Metal plating allows you to combine the strength, electrical conductivity, wear and corrosion resistance, and appearance of certain metals with different materials that have their own advantages, such as affordable and/or light weight metals or plastics.
Plating is the process of applying a layer of metal to an object using electrodeposition. The engineer uses controlled electrolysis to transfer the desired metal coating from the anode (the part containing the metal to be used as a plating) to the cathode (the part to be plated).
The anode and cathode are placed in an electrolyte chemical bath and exposed to a continuous charge. Electricity causes negatively charged ions (anions) to move to the anode and positively charged ions (cations) to move to the cathode, covering or plating the desired portion in a uniform metal coating. Electroplating uses a substrate material (usually a lighter or lower cost material) and encapsulates the substrate in a thin metal shell, such as nickel or copper.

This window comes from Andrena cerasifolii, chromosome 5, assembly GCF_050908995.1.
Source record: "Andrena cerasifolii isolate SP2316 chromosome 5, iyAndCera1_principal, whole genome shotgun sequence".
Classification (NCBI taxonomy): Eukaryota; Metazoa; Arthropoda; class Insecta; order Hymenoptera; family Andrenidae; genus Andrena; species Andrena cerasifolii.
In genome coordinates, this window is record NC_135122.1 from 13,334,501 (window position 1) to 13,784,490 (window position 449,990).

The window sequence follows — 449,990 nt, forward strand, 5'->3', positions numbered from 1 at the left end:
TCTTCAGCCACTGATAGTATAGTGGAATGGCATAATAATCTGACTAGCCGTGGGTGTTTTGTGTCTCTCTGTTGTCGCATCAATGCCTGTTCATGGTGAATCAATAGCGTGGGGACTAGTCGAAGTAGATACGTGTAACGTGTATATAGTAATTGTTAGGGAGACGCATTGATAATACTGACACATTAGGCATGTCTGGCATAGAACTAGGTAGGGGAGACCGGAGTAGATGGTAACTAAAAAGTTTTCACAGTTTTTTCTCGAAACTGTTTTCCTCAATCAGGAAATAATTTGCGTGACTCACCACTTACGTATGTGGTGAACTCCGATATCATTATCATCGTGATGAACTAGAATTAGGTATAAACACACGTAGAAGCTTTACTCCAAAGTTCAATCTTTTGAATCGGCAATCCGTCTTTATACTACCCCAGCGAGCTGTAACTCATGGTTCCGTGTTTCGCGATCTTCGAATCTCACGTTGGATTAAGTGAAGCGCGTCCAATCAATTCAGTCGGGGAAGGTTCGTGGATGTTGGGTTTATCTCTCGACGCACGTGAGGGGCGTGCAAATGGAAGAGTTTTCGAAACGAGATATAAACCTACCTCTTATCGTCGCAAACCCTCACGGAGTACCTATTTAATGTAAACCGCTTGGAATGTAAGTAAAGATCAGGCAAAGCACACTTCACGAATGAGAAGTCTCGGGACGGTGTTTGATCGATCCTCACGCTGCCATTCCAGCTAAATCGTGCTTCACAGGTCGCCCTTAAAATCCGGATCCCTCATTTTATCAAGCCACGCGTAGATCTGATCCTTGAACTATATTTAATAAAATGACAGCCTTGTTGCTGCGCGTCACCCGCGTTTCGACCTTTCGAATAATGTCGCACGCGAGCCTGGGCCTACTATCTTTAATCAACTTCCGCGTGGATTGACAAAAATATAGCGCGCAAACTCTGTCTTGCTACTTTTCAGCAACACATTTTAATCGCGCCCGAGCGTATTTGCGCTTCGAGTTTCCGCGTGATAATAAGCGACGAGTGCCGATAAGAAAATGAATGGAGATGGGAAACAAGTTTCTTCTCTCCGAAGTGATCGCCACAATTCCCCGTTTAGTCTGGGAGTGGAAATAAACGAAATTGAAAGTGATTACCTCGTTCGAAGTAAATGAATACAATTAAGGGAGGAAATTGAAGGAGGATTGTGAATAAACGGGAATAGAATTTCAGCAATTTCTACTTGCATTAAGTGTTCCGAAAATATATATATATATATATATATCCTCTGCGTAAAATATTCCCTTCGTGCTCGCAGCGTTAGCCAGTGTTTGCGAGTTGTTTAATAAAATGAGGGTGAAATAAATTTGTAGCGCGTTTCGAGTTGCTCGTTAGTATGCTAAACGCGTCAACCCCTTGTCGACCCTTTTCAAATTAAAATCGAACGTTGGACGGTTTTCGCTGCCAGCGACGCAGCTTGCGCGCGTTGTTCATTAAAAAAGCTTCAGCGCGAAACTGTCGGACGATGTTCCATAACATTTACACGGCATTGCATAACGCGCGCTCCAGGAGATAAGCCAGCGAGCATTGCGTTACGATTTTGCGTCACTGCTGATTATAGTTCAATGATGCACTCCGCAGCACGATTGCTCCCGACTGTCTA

Both electroplating and electroforming are performed using electrodeposition. The difference is that electroforming uses a mold that is removed after the part is formed. Electroforming is used to create solid metal parts, while electroplating is used to cover existing parts in metal (made of different materials).
One metal can be plated onto an object, or multiple metals can be plated. Many manufacturers choose to layer metals such as copper and nickel to maximize strength and electrical conductivity. Materials commonly used in metal electroplating include: brass, cadmium, chromium, copper, gold, iron, nickel, silver, titanium, and zinc.